The Philadelphia Inquirer’s Elizabeth Mosier reports on a talk last Saturday by University of Delaware English professor Martin Brückner. “Using images from the exhibit he curated at Winterthur Museum (viewable online at http://commondestinations.winterthur.org), Brückner traced maps from production to purchase to public display and personal use, as they became fashionable objects in the period before and after the Revolutionary War,” Mosier writes.
In the 18th century, maps were everywhere: advertised with luxury goods in catalogs and with necessities in the newspaper, displayed in taverns and town halls and high-traffic areas in private homes, printed on parlor screens and ceramics and neckties—“cartifacts” serving no cartographic purpose. If political conflict built the market for maps, the cartouche—or decorative map title—refined it, adding beauty to the criteria for determining a map’s value. The brisk business in maps for navigating and decorating redefined what constituted their usefulness, in material and social terms. Owning a map meant economic status, educational achievement, and national identity; showing a map showed you belonged.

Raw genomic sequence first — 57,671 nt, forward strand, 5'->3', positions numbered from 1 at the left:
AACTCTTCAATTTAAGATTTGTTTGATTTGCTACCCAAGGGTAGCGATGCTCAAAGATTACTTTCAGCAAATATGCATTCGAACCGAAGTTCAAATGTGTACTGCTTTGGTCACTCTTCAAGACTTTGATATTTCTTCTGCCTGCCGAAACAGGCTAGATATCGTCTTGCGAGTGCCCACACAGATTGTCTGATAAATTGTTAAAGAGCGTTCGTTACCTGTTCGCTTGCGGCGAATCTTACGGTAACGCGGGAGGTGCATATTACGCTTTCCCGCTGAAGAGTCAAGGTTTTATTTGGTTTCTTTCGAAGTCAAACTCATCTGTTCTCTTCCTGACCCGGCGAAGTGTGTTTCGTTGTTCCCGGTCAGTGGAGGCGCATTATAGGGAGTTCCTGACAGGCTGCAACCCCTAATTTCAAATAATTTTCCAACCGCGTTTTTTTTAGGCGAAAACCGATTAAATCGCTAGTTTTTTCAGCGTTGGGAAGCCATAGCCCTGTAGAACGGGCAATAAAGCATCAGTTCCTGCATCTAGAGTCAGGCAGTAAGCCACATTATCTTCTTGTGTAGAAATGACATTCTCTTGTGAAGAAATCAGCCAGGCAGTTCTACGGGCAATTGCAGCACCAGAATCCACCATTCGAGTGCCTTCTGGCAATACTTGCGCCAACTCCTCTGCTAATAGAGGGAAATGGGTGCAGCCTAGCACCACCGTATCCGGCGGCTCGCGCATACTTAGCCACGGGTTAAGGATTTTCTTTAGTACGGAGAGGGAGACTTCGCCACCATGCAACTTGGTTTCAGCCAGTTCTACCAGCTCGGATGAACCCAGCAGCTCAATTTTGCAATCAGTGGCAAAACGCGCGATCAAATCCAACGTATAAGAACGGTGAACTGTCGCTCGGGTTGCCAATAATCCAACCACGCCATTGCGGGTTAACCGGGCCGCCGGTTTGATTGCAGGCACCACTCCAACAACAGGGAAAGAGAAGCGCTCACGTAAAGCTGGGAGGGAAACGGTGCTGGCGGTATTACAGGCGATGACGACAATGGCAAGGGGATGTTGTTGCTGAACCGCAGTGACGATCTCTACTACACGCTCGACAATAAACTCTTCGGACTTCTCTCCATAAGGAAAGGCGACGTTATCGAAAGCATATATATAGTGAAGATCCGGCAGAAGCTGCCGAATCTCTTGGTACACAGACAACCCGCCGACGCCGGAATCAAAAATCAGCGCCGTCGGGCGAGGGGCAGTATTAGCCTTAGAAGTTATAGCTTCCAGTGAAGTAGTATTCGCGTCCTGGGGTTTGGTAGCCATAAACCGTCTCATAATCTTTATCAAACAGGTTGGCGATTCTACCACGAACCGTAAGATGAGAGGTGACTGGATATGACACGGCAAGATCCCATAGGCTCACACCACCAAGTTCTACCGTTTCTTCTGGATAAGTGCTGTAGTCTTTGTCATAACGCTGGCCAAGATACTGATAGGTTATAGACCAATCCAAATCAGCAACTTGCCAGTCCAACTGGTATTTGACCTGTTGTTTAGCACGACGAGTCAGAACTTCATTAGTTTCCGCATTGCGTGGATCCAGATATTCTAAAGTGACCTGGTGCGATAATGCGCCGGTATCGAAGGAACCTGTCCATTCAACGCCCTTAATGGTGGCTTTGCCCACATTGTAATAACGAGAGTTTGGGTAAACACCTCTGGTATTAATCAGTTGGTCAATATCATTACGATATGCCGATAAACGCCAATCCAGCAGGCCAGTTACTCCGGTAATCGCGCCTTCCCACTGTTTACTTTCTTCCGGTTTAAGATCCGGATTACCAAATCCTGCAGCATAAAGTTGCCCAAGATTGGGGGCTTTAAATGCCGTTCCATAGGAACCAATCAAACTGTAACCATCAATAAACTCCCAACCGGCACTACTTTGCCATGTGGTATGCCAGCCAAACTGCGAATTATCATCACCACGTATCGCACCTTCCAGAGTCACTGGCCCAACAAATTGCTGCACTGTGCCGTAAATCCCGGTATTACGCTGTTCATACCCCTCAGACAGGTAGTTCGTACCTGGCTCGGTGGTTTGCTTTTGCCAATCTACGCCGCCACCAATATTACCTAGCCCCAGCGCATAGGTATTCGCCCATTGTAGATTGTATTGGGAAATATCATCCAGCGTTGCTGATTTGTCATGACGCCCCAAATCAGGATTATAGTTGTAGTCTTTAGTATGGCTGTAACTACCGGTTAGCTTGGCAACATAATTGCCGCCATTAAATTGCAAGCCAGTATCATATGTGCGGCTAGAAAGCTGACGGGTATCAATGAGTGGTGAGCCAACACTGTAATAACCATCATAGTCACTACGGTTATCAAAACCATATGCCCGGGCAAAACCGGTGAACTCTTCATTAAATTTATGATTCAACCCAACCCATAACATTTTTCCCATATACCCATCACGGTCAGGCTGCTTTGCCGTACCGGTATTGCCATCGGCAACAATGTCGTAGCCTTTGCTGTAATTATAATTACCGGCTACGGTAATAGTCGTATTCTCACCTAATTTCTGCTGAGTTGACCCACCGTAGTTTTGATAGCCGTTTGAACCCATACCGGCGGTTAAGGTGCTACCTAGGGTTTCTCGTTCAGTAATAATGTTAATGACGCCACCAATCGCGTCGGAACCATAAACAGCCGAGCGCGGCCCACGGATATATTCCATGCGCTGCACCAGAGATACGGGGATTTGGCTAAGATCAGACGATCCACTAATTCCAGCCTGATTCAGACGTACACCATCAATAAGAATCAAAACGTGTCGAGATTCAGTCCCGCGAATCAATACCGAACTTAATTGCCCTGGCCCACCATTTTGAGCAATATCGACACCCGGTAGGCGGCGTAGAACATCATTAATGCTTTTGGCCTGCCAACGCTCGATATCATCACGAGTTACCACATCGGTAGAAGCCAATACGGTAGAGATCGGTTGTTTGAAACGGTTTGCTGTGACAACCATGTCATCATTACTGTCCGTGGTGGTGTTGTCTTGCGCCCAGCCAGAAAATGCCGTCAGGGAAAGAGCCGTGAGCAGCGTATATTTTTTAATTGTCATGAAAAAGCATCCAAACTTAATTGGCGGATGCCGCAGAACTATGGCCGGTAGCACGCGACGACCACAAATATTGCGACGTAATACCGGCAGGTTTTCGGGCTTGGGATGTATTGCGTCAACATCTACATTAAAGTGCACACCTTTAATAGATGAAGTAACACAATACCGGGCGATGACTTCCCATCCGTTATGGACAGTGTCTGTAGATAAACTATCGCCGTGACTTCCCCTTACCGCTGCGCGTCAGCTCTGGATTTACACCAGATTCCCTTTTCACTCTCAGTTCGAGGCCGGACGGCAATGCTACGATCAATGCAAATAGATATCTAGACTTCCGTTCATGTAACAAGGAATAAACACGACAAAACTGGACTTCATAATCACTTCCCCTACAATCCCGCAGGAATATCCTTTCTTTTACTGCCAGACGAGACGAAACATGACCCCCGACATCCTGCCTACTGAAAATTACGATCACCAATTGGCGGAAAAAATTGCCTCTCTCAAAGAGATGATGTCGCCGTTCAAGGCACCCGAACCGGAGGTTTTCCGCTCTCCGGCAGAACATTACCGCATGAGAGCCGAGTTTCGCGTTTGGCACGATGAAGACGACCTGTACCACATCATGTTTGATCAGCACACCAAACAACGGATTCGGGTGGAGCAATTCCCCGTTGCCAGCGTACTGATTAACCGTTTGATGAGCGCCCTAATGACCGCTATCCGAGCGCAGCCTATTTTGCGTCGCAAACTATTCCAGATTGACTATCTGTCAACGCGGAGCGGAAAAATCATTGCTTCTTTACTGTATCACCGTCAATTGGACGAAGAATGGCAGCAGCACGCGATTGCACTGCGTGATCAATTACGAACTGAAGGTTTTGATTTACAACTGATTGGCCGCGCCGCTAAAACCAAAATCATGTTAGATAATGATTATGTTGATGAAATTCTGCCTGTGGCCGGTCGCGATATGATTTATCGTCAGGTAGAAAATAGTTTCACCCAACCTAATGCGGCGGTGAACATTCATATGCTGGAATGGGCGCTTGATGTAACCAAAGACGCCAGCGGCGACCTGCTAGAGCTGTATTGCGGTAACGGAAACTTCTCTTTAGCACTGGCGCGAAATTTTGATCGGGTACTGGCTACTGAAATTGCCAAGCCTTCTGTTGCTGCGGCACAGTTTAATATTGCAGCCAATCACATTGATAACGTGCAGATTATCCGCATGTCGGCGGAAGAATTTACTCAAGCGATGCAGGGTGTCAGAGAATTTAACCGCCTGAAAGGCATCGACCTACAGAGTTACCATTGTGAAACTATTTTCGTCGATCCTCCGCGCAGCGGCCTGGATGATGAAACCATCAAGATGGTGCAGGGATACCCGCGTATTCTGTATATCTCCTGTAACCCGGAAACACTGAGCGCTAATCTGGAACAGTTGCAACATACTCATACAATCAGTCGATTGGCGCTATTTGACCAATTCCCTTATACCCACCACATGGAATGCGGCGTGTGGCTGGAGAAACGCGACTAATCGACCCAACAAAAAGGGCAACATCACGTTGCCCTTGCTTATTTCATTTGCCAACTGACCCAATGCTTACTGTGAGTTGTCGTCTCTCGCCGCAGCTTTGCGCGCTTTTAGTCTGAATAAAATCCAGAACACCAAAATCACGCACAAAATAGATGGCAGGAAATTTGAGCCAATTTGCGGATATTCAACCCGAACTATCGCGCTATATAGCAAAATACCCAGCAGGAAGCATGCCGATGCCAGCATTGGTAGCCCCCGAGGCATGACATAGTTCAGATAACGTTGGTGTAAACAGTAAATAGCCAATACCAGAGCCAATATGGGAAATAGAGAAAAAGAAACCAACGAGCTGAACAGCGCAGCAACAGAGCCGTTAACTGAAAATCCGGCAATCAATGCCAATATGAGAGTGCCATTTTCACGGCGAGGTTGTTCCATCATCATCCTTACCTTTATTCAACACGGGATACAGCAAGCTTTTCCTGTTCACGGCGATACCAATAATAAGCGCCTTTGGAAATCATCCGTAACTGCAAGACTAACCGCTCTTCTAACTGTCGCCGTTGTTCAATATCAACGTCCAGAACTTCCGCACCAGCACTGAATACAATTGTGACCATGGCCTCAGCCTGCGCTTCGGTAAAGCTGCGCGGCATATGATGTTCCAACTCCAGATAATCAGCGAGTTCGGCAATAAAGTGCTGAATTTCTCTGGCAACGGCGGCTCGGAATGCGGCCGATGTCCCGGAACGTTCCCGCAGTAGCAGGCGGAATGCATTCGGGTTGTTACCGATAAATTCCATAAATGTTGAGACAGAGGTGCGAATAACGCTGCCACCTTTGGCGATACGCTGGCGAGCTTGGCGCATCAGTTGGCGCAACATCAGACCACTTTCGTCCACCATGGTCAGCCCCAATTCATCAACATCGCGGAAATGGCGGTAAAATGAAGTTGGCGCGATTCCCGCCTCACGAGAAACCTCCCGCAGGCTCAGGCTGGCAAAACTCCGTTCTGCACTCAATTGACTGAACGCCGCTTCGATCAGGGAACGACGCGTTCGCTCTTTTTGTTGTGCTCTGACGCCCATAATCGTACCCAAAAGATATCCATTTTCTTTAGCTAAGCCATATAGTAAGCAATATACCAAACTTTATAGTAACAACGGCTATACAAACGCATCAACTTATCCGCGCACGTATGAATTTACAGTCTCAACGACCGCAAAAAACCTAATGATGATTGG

This is the “performative function” of maps, to create reality by plotting it.
Brückner is the author or editor of several books on the subject of the social history of maps in early America, including The Geographic Revolution in Early America: Early Maps, Literacy, and National Identity (UNC Press, 2006). I should really check his work (and Susan Schulten’s) out; my own graduate work was going to be on the social function of music, so the social function of maps is relevant to my interests for more than one reason. [via]